Universal Design for Learning (UDL)
Use of technology to enhance learning, teaching and assessment should be considered and appropriate, and should never exclude any learner from engaging in the process. The burden of inclusivity lies with all staff, by curriculum design, and it should not be left to students to adapt.
Universal Design for Learning (UDL) is an educational framework based on research in the learning sciences, including cognitive neuroscience, that guides the development of flexible learning environments that can accommodate individual learning differences. (Rose & Meyer, 2002)
UDL is a set of principles for curriculum development that give all individuals equal opportunities to learn. It provides a blueprint for creating instructional goals, methods, materials, and assessments that work for everyone – not just a single, one-size-fits-all solution but rather flexible approaches that can be customised and adjusted for individual needs.
UDL at a Glance
Three primary principles, which are based on neuroscience research, guide UDL and provide the underlying framework for the Guidelines:
- Principle I: Provide Multiple Means of Representation (the ‘what’ of learning). Learners differ in the ways that they perceive and comprehend information that is presented to them.
- Principle II: Provide Multiple Means of Action and Expression (the ‘how’ of learning). Learners differ in the ways that they can navigate a learning environment and express what they know.
- Principle III: Provide Multiple Means of Engagement (the ‘why’ of learning). Affect represents a crucial element to learning, and learners differ markedly in the ways in which they can be engaged or motivated to learn.
UDL Guidelines – Version 2.0: Download the UDL Guidelines [Word]: A complete narrative describing the context within which CAST developed the UDL Guidelines including explanations and examples of each principle and checkpoint.
UDL and Technology
Good educators will always find ways to design curricula that meets the needs of all learners, whether they are using technology or not. However, considered and appropriate digital technologies applied using UDL principles can enable easier and more effective customisation of curricula for learners. Advances in technology have made “on-the-fly” individualisation of curricula possible in practical, cost-effective ways, and many of these technologies have built in supports, scaffolds, and challenges to help learners understand, navigate, and engage with the learning environment.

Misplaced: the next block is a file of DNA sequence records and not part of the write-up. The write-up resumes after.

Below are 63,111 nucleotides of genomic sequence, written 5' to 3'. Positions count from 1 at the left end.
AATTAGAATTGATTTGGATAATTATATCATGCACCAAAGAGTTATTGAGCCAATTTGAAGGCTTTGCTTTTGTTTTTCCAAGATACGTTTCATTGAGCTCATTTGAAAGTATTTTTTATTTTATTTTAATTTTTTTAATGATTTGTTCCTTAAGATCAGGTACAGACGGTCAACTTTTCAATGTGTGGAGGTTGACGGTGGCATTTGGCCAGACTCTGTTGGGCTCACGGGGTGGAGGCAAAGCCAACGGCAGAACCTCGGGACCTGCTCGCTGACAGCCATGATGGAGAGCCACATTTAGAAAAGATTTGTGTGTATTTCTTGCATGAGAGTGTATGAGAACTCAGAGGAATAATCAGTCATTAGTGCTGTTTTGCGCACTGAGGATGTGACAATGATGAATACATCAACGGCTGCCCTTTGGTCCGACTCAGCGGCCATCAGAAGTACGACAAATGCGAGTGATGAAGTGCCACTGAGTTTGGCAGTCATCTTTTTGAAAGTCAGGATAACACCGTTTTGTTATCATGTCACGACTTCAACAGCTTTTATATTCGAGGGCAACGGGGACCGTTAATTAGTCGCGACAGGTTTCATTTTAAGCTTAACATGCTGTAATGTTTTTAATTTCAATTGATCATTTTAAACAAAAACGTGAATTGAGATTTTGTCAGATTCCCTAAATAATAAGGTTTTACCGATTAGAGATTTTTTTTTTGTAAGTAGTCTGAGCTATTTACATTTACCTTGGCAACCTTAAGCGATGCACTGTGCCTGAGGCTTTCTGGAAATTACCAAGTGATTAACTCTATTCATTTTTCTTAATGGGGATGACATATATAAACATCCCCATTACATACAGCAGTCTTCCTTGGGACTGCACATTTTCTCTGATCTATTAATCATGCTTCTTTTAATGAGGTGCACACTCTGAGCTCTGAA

Learning and demonstrating effective uses of technology is itself an important instructional outcome. Digital Capabilities can be defined as the skills and/or competencies required for living, learning and working in a digital society. Even today’s students need support with some areas of digital capability, particularly in an academic context, so it’s important to make sure that these needs are met.
However, it is important to note that these technologies should not be considered to be the only way to implement UDL. The goal of UDL is to create environments in which everyone will have the opportunity to become expert learners, and the means to get there, be it tech or non-tech, should be flexible.
It is also important to point out that simply using technology in the classroom should not be considered implementation of UDL. Using technology does not necessarily enhance learning, and many technologies have the same accessibility problems that non-tech options might have. Technology needs to be carefully planned into the curriculum as a way to achieve the goals. The Technology Enhanced Learning (TEL) Handbook 2015-18 is designed to guide staff in the considered and appropriate application of technology to enhance student engagement in learning, teaching, and assessment at York St John (YSJ).
In short, technology is not synonymous with UDL, but it can play a valuable role in its implementation and conceptualisation.
More information about UDL can be found at http://www.udlcenter.org/
Through engagement with inclusivity and accessibility issues, and active consideration of what and how you use technology to facilitate learning and teaching, you will be aligning your practice to the UK Professional Standards Framework (UKPSF). In particular the Professional Values and dimensions V1: Respect individual learners and diverse learning communities and V2: Promote participation in higher education and equality of opportunity for learners.
Download an Educators Worksheet for the UDL Guidelines [Word]: A worksheet listing the UDL principles and checkpoints with space for note-taking.
Does your curriculum address the principles of UDL? Are you providing multiple means of Representation, Action & Expression, and Engagement? Are you reflecting on how you can improve inclusivity in your curriculum?
CAST (2011). Universal Design for Learning Guidelines version 2.0. Wakefield, MA: Author.
Rose, DH, & Meyer, A (2002) Teaching Every Student in the Digital Age: Universal Design for Learning. Alexandria, VA: ASCD.